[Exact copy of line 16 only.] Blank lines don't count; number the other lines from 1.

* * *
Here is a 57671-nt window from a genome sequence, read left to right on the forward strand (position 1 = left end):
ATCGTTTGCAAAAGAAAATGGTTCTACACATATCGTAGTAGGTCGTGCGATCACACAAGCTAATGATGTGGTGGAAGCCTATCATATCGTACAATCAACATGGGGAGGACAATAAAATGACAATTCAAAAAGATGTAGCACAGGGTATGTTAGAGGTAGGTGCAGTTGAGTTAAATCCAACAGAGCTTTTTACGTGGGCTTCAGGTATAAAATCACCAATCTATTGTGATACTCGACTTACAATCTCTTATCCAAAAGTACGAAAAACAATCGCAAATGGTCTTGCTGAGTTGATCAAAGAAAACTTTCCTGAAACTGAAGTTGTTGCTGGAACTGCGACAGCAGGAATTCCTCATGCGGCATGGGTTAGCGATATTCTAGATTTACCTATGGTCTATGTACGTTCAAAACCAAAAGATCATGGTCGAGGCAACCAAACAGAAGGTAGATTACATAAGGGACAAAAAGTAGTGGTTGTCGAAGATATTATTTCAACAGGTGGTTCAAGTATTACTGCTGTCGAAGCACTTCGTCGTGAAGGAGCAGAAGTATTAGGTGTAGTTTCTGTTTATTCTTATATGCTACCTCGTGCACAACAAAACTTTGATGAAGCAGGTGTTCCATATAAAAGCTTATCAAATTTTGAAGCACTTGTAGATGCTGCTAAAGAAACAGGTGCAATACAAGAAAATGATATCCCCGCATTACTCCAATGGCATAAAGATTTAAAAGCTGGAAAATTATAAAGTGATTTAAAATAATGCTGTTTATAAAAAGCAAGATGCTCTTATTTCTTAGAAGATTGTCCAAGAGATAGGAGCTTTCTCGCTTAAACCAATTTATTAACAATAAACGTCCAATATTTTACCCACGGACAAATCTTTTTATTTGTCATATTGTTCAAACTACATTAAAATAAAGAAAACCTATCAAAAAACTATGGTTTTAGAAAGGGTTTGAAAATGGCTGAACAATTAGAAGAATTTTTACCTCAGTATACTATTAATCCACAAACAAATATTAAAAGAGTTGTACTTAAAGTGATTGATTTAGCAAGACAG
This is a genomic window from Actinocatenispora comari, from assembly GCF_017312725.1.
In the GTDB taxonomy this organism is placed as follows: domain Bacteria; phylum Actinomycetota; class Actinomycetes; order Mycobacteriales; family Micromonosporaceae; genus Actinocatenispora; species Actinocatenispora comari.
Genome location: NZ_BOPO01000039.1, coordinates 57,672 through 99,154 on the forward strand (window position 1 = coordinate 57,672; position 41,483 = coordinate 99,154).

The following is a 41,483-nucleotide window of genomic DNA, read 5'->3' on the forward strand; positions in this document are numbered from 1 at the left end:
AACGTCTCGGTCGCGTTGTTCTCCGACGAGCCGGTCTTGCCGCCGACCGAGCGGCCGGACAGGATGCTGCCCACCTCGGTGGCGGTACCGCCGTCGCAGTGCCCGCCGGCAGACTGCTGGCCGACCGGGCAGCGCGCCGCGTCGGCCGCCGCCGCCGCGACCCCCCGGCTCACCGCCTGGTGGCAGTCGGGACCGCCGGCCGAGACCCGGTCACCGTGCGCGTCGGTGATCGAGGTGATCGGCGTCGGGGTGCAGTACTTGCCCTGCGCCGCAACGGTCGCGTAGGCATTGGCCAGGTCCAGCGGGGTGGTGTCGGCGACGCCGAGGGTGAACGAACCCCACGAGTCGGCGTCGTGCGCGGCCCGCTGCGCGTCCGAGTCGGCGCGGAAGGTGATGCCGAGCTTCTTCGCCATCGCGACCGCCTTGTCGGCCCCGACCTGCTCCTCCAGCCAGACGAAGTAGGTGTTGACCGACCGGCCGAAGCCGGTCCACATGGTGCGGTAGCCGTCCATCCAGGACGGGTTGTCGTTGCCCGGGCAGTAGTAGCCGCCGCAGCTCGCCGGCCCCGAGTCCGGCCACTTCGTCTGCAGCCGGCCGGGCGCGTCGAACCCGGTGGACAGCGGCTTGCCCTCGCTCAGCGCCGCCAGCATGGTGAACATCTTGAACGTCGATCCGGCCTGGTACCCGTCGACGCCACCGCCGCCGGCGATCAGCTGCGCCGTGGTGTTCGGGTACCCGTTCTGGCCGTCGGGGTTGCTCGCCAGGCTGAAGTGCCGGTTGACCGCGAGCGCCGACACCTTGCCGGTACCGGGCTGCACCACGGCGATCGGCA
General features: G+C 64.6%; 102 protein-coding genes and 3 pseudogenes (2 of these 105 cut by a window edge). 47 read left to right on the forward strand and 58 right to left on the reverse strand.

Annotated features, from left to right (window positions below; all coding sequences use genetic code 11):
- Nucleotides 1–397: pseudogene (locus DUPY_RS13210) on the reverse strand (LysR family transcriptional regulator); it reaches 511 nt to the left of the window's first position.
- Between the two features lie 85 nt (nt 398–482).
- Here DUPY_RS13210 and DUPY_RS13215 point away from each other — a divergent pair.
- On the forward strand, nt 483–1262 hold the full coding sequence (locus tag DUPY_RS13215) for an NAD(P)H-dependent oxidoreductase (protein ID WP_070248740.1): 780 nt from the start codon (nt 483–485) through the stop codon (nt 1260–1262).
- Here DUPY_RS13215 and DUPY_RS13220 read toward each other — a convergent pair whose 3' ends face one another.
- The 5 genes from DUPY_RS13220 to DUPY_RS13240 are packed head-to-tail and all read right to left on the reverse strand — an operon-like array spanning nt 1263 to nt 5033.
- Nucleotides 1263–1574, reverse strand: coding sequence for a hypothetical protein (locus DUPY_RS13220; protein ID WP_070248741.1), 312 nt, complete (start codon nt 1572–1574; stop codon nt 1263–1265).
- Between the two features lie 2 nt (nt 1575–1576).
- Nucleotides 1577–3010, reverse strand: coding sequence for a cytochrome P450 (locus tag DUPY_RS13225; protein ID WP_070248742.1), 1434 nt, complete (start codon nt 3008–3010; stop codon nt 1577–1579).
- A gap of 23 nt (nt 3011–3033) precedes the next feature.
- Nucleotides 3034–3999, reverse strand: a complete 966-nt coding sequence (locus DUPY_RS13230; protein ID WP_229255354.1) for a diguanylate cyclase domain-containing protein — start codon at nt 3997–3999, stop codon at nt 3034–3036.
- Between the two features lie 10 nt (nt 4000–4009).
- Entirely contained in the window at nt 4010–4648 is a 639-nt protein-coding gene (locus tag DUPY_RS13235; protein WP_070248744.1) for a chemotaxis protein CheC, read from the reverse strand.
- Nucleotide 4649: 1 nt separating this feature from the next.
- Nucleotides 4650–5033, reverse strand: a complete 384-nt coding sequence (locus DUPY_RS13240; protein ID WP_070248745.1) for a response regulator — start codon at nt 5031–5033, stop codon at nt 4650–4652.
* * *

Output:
- Nucleotides 1263–1574, reverse strand: coding sequence for a hypothetical protein (locus DUPY_RS13220; protein ID WP_070248741.1), 312 nt, complete (start codon nt 1572–1574; stop codon nt 1263–1265).